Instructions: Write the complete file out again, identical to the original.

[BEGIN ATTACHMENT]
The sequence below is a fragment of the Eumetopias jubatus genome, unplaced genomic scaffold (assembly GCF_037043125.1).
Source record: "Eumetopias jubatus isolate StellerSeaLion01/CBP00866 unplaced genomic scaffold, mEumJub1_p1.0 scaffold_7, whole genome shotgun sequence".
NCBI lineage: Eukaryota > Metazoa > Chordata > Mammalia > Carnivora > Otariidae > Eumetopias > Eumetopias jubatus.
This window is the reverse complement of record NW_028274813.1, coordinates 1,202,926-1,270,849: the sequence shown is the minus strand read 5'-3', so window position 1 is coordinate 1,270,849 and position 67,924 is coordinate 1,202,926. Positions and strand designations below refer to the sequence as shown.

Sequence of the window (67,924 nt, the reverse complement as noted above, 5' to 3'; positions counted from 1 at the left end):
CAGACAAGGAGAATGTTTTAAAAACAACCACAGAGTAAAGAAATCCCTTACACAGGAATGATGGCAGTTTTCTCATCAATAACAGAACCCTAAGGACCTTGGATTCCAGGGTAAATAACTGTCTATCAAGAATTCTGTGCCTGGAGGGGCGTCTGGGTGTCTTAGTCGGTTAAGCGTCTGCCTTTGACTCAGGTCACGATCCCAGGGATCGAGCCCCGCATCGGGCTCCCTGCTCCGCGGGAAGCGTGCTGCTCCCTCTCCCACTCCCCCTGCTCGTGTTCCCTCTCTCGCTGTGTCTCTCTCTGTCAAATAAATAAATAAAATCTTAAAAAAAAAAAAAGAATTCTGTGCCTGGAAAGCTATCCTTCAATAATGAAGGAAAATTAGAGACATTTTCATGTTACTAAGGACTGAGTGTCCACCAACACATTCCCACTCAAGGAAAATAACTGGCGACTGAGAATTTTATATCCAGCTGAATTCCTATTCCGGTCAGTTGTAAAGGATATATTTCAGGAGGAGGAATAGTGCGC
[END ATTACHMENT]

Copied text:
The sequence below is a fragment of the Eumetopias jubatus genome, unplaced genomic scaffold (assembly GCF_037043125.1).
Source record: "Eumetopias jubatus isolate StellerSeaLion01/CBP00866 unplaced genomic scaffold, mEumJub1_p1.0 scaffold_7, whole genome shotgun sequence".
NCBI lineage: Eukaryota > Metazoa > Chordata > Mammalia > Carnivora > Otariidae > Eumetopias > Eumetopias jubatus.
This window is the reverse complement of record NW_028274813.1, coordinates 1,202,926-1,270,849: the sequence shown is the minus strand read 5'-3', so window position 1 is coordinate 1,270,849 and position 67,924 is coordinate 1,202,926. Positions and strand designations below refer to the sequence as shown.

Sequence of the window (67,924 nt, the reverse complement as noted above, 5' to 3'; positions counted from 1 at the left end):
CAGACAAGGAGAATGTTTTAAAAACAACCACAGAGTAAAGAAATCCCTTACACAGGAATGATGGCAGTTTTCTCATCAATAACAGAACCCTAAGGACCTTGGATTCCAGGGTAAATAACTGTCTATCAAGAATTCTGTGCCTGGAGGGGCGTCTGGGTGTCTTAGTCGGTTAAGCGTCTGCCTTTGACTCAGGTCACGATCCCAGGGATCGAGCCCCGCATCGGGCTCCCTGCTCCGCGGGAAGCGTGCTGCTCCCTCTCCCACTCCCCCTGCTCGTGTTCCCTCTCTCGCTGTGTCTCTCTCTGTCAAATAAATAAATAAAATCTTAAAAAAAAAAAAAGAATTCTGTGCCTGGAAAGCTATCCTTCAATAATGAAGGAAAATTAGAGACATTTTCATGTTACTAAGGACTGAGTGTCCACCAACACATTCCCACTCAAGGAAAATAACTGGCGACTGAGAATTTTATATCCAGCTGAATTCCTATTCCGGTCAGTTGTAAAGGATATATTTCAGGAGGAGGAATAGTGCGC